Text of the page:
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Distinct functions of TBP and TLF/TRF2 during spermatogenesis: requirement of TLF for heterochromatic chromocenter formation in haploid round spermatids.

Martianov I., Brancorsini S., Gansmuller A., Parvinen M., Davidson I., Sassone-Corsi P.

TLF (TBP-like factor) is a protein commonly thought to belong to the general transcription initiation complex. TLF is evolutionarily conserved and has been shown to be essential for early development in C. elegans, zebrafish and Xenopus. In mammals however, TLF has a specialised function, as revealed by targeted mutation of the gene in the mouse germline. The TLF mutation elicits a complete arrest of late spermiogenesis and increased haploid cell apoptosis. We explored in more detail the molecular function that TLF plays in the differentiation program of male germ cells. A comparison of TBP and TLF reveals drastic differences, both in their temporal expression pattern and in their intracellular location. While TBP is ubiquitously expressed, TLF expression is strictly developmentally regulated, being very high in late pachytene spermatocytes, suggesting a function prior to the apoptosis of the haploid cells. A refined study of TLF-deficient mice reveals defective acrosome formation in early stage spermatids. Most importantly, our results uncover an unsuspected function of TLF in chromatin organisation. Indeed, early spermatids in TLF-deficient mice display a fragmentation of the chromocenter, a condensed structure formed by the association of centromeric heterochromatin and containing the HP1 proteins. This defect is likely to be the primary cause of spermatogenic failure in the TLF mutant mice.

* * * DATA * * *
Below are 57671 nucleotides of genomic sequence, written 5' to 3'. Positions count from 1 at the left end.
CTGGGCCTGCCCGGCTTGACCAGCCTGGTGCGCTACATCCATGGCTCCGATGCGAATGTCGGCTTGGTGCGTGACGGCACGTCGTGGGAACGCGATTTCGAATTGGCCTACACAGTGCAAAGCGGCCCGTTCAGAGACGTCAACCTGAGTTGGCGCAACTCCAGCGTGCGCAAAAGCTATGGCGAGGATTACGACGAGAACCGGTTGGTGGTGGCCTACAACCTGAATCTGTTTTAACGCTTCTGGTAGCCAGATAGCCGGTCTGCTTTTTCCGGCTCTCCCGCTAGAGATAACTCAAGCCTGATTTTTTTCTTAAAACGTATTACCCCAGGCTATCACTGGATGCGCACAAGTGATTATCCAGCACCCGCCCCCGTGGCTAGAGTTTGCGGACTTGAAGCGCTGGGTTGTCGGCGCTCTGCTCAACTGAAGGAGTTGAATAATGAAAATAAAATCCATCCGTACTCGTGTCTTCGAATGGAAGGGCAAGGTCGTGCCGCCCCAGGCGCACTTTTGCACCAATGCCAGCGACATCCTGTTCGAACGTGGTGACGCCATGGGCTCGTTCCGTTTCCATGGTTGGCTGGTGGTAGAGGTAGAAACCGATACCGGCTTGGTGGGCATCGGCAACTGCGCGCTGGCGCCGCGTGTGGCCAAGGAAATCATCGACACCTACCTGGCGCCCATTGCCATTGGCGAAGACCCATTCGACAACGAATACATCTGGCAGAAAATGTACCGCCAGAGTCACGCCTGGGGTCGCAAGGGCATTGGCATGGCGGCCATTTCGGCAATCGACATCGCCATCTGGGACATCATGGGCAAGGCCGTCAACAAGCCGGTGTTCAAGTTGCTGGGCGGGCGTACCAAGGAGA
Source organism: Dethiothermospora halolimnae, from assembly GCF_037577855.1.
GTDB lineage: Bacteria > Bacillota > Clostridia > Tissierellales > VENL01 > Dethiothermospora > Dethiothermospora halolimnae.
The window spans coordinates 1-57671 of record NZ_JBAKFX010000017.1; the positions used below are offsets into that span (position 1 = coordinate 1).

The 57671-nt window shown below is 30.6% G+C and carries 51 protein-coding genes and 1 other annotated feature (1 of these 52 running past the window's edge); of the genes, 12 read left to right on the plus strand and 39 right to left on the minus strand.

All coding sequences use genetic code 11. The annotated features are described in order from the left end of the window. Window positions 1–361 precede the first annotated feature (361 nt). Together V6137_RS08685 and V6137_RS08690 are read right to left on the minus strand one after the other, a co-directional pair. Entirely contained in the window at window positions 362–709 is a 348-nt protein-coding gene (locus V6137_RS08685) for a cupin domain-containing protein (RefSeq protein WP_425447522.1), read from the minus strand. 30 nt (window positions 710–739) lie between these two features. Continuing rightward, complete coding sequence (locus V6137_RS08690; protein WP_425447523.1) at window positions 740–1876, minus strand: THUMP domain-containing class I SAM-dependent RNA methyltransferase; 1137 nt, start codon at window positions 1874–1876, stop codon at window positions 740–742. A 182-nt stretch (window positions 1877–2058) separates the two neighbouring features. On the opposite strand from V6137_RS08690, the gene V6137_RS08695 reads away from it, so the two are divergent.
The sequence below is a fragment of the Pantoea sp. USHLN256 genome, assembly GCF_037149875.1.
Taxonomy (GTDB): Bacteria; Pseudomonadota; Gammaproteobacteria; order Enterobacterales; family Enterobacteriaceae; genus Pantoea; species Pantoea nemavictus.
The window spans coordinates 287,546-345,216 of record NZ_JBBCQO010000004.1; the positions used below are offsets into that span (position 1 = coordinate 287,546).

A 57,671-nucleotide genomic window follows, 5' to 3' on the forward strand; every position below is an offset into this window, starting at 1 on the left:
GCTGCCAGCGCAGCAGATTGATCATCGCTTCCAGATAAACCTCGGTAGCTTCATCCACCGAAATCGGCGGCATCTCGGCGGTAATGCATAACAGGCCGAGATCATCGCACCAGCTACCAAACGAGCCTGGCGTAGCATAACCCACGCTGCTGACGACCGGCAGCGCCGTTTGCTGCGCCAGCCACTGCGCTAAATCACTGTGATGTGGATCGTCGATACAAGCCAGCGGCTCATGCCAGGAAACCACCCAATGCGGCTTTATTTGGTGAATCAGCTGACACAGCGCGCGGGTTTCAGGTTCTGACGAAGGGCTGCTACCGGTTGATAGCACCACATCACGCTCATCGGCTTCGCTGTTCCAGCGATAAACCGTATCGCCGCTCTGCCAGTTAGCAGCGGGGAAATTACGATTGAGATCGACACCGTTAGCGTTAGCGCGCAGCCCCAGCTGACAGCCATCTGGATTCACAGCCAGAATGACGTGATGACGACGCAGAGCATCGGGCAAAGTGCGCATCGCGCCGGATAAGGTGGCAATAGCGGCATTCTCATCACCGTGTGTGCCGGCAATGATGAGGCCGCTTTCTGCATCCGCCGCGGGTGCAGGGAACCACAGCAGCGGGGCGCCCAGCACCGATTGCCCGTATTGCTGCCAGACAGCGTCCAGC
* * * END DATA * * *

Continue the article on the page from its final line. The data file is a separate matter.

Development 129:945-955(2002) [PubMed] [Europe PMC]

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